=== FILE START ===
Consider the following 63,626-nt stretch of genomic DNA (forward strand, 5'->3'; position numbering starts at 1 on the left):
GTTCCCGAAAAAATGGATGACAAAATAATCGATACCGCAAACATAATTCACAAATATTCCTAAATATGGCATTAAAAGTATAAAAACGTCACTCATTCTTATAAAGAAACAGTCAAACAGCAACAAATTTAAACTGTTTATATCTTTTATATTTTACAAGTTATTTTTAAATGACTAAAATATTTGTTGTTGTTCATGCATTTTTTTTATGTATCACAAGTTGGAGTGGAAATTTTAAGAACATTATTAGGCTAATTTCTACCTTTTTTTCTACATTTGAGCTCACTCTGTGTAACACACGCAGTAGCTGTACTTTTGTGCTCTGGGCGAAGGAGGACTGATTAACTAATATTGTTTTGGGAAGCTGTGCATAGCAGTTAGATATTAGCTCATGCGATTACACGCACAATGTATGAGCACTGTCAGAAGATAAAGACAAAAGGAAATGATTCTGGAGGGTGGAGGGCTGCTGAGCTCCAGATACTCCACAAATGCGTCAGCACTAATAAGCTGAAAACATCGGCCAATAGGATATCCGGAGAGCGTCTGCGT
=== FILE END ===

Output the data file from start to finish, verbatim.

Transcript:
Consider the following 63,626-nt stretch of genomic DNA (forward strand, 5'->3'; position numbering starts at 1 on the left):
GTTCCCGAAAAAATGGATGACAAAATAATCGATACCGCAAACATAATTCACAAATATTCCTAAATATGGCATTAAAAGTATAAAAACGTCACTCATTCTTATAAAGAAACAGTCAAACAGCAACAAATTTAAACTGTTTATATCTTTTATATTTTACAAGTTATTTTTAAATGACTAAAATATTTGTTGTTGTTCATGCATTTTTTTTATGTATCACAAGTTGGAGTGGAAATTTTAAGAACATTATTAGGCTAATTTCTACCTTTTTTTCTACATTTGAGCTCACTCTGTGTAACACACGCAGTAGCTGTACTTTTGTGCTCTGGGCGAAGGAGGACTGATTAACTAATATTGTTTTGGGAAGCTGTGCATAGCAGTTAGATATTAGCTCATGCGATTACACGCACAATGTATGAGCACTGTCAGAAGATAAAGACAAAAGGAAATGATTCTGGAGGGTGGAGGGCTGCTGAGCTCCAGATACTCCACAAATGCGTCAGCACTAATAAGCTGAAAACATCGGCCAATAGGATATCCGGAGAGCGTCTGCGT